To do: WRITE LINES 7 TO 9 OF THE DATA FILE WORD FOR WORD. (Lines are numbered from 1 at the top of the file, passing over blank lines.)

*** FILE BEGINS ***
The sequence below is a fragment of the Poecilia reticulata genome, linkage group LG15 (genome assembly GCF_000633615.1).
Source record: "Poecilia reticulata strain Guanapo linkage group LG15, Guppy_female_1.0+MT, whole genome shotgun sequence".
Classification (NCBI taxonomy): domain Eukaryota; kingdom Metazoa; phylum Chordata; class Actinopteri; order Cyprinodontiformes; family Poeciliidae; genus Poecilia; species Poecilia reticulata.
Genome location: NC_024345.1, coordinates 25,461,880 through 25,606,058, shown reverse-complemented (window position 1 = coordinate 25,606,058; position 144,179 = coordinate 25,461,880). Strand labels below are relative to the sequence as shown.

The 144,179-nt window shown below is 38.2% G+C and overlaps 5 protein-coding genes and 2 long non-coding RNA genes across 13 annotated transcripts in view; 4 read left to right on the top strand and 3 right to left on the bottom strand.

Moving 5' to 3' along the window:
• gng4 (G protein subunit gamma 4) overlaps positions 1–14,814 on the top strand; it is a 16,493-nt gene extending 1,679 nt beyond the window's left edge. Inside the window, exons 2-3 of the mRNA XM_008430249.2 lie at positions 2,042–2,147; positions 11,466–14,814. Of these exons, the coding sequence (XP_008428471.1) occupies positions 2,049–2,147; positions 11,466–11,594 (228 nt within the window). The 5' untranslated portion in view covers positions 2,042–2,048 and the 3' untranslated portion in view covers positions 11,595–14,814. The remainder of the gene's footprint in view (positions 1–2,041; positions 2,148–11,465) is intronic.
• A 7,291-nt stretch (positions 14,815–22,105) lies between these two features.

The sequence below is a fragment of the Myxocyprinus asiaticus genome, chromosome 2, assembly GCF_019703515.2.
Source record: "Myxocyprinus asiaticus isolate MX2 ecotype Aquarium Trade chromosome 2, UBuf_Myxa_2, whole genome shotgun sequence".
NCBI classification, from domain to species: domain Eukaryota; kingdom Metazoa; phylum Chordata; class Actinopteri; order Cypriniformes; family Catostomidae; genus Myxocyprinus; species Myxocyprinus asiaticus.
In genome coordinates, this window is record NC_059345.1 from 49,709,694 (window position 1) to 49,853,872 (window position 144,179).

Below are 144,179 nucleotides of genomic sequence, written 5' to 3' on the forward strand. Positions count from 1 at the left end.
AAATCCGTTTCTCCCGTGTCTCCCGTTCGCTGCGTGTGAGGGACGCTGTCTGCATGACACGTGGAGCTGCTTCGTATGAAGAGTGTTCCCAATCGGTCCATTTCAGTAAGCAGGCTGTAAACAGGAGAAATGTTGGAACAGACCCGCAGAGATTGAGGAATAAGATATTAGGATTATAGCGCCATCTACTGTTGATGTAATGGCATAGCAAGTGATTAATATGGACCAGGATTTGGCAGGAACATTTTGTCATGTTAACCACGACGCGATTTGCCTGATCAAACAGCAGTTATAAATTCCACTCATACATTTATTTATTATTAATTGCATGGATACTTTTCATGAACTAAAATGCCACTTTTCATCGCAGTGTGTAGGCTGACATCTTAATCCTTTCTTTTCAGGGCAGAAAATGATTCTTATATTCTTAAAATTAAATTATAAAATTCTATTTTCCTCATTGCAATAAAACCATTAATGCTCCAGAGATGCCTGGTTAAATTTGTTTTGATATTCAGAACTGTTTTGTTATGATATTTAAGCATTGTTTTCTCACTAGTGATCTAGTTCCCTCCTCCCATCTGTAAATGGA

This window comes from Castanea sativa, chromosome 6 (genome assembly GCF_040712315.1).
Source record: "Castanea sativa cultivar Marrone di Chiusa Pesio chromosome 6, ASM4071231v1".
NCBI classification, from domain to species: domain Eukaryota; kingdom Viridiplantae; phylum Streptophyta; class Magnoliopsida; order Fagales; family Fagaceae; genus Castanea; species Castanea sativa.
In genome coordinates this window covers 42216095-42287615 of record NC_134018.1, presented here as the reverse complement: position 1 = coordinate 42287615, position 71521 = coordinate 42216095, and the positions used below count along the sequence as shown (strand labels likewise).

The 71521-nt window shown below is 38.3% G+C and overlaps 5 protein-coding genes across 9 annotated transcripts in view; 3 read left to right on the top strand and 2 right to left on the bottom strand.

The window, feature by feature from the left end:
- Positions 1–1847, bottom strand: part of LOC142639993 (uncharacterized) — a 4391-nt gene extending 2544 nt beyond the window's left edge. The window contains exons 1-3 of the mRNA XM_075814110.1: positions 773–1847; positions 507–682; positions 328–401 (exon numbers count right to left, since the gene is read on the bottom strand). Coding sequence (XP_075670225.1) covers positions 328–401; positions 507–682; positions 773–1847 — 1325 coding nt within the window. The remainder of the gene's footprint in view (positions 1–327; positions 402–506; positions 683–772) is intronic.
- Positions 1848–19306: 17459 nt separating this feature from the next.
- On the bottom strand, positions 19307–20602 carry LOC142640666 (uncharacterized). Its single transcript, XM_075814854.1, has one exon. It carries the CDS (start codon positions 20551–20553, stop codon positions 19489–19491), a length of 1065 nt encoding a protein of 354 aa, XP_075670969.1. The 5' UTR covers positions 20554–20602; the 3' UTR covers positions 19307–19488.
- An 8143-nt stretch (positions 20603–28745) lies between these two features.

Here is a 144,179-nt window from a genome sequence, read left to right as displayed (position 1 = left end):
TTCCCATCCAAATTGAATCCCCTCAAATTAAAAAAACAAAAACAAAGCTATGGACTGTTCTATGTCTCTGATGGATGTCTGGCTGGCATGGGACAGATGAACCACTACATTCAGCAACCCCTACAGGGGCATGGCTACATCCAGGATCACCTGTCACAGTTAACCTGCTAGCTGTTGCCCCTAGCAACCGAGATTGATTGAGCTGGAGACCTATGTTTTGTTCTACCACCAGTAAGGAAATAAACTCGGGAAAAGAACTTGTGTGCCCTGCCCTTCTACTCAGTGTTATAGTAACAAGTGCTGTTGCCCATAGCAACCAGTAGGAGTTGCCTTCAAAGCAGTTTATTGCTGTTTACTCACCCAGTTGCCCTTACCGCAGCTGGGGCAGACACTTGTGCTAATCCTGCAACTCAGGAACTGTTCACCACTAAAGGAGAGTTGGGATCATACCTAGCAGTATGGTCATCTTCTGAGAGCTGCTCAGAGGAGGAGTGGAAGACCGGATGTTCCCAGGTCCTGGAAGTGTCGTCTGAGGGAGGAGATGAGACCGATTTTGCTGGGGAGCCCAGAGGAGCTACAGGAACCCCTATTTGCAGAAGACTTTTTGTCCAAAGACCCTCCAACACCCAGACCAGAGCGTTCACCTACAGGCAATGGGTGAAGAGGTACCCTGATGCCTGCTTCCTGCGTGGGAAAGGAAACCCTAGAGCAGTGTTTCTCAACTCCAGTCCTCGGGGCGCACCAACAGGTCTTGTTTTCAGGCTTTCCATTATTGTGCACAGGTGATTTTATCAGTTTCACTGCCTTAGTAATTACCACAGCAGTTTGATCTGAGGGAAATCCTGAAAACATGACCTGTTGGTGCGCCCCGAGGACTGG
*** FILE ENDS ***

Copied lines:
• gng4 (G protein subunit gamma 4) overlaps positions 1–14,814 on the top strand; it is a 16,493-nt gene extending 1,679 nt beyond the window's left edge. Inside the window, exons 2-3 of the mRNA XM_008430249.2 lie at positions 2,042–2,147; positions 11,466–14,814. Of these exons, the coding sequence (XP_008428471.1) occupies positions 2,049–2,147; positions 11,466–11,594 (228 nt within the window). The 5' untranslated portion in view covers positions 2,042–2,048 and the 3' untranslated portion in view covers positions 11,595–14,814. The remainder of the gene's footprint in view (positions 1–2,041; positions 2,148–11,465) is intronic.
• A 7,291-nt stretch (positions 14,815–22,105) lies between these two features.

The sequence below is a fragment of the Myxocyprinus asiaticus genome, chromosome 2, assembly GCF_019703515.2.